May 29, 2014 chartreusian

Mont Saint Michel – Normandy Part Deux

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Our third day in Normandy we drove from our hotel at Gold Beach to the medieval island abbey of Mont Saint Michel.

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Mont St Michel is impressive – no matter how you look at it.IMG_7999

Pretty much it’s just a small island, that is completely covered by the labyrinth of a walled-town that is draped over the hill of the island. It’s narrow streets, stairs, stone walls, and ancient buildings no matter where you look.

I remember being surprised years ago when I learned that it was the second most visited tourist site in France (after le Tour Eiffel). It’s a UNESCO World Heritage Site, and receives 3.5 million visitors to its tiny island home every year.

 

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There has been a church here since the year 709, with major additions in the 11th, 12th and 13th centuries. It was given military fortifications in the 14th century, had Romanesque parts replaced by Gothic in the 15th, was used as a prison during the French Revolution, then finally restored in the 1800’s.

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So yeah – it’s been there for a while – and yeah – even my renovation projects are quicker than that!

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On our way back from Mont Saint Michel, we drove through Bayeux, so we stopped in to look at the Commonwealth Cemetery, took a better look at the Cathedral and had a nice traditional crêpes for supper.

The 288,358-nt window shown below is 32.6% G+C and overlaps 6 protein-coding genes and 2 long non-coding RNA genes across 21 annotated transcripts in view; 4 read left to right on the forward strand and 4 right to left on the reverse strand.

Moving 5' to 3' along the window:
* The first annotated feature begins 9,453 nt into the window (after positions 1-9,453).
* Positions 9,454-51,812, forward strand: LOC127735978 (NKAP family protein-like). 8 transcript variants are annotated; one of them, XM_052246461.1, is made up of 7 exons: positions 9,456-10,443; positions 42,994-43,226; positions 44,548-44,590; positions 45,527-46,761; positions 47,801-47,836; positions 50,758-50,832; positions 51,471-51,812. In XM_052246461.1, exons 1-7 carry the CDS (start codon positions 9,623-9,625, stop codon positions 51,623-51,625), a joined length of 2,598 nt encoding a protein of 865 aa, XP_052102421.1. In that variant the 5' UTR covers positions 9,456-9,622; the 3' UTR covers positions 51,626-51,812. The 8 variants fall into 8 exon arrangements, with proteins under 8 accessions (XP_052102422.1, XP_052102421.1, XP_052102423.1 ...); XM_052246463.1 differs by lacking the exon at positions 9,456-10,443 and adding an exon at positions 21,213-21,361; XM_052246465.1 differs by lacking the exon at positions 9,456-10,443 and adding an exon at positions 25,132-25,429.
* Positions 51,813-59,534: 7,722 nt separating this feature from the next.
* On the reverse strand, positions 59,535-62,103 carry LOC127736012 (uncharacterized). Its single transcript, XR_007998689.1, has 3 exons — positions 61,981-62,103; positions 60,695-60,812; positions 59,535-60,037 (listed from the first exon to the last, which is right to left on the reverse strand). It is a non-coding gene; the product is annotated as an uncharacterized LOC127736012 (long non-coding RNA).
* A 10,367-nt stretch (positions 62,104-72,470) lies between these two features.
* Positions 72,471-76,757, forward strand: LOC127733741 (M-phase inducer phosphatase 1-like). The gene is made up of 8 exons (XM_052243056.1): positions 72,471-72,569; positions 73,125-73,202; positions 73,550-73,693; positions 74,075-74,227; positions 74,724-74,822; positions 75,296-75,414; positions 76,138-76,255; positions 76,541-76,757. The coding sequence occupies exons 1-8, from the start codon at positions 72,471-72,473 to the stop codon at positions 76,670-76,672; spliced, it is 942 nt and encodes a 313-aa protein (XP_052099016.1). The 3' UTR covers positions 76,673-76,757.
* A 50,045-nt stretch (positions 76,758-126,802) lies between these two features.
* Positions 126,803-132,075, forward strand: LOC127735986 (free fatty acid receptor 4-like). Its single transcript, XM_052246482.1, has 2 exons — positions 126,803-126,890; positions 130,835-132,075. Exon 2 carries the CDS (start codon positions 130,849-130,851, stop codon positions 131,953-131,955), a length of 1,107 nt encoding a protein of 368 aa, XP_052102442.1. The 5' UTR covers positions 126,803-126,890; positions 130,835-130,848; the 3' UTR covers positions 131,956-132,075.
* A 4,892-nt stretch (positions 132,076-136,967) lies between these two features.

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The next morning we had to get the car back to Caen, stopping at a Canadian war cemetery on the way.

We looked around Caen, saw the cathedral that still stands in spite of the damage it took from Allied bombing, and a Chateau that was built by William the Conqueror.
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Strange place Caen, when you stand atop the walls of the chateau and look out, you can see just a hand-full of buildings that predate the war. This city which was built up in the middle-ages, was levelled by Allied bombing and the subsequent battle. It strangely doesn’t really look like a French city, there are just no old buildings except for the few churches that seemed to have survived.

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Basically this city was beaten down with an amazing force – essentially levelling a city that had been a local, regional and even national seat of power for centuries.

 

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As we wondered back towards the train station, we got caught in a downpour – but it was the only rain we had the whole time, so we were quite fortunate.

Then back onto our train to Paris, and a TGV home.